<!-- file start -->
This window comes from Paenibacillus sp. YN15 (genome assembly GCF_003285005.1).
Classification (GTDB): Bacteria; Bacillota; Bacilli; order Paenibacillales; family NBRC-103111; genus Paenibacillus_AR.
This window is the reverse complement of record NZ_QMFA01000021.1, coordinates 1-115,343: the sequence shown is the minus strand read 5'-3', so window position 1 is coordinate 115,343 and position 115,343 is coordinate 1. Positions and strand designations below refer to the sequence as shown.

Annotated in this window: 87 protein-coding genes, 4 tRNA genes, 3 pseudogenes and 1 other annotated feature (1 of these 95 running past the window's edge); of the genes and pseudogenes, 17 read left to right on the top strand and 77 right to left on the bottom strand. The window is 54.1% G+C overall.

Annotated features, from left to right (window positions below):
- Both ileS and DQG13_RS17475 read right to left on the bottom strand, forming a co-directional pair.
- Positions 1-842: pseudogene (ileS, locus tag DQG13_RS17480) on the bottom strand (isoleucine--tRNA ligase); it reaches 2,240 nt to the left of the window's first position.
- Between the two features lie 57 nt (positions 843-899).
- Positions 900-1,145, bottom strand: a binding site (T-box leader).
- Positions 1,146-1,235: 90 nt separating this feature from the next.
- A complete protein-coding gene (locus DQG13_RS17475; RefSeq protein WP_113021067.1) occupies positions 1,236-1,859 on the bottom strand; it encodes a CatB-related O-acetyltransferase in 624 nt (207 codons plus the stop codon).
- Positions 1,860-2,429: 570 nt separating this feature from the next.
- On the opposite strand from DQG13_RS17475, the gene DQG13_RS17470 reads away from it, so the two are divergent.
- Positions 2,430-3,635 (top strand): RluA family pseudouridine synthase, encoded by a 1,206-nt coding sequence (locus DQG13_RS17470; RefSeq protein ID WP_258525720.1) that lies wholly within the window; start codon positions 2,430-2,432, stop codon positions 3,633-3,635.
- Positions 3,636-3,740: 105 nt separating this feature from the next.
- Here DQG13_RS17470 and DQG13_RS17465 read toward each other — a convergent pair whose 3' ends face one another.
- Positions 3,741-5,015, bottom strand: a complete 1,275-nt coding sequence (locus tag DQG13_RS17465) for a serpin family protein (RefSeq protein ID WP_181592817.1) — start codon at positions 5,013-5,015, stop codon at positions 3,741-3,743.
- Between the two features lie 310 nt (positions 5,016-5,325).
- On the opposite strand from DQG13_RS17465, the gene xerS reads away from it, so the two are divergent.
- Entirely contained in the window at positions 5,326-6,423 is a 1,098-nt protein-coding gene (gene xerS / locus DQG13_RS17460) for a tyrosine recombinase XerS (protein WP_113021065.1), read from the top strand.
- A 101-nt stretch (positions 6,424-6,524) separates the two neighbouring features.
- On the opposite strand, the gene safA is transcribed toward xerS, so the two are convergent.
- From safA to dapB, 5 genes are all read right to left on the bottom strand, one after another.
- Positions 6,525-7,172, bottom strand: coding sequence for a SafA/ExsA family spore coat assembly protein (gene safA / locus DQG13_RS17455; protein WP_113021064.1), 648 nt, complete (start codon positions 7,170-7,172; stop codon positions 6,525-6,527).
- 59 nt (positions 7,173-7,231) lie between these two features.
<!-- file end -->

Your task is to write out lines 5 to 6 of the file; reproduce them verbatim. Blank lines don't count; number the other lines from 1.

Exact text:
Annotated features, from left to right (window positions below):
- Both ileS and DQG13_RS17475 read right to left on the bottom strand, forming a co-directional pair.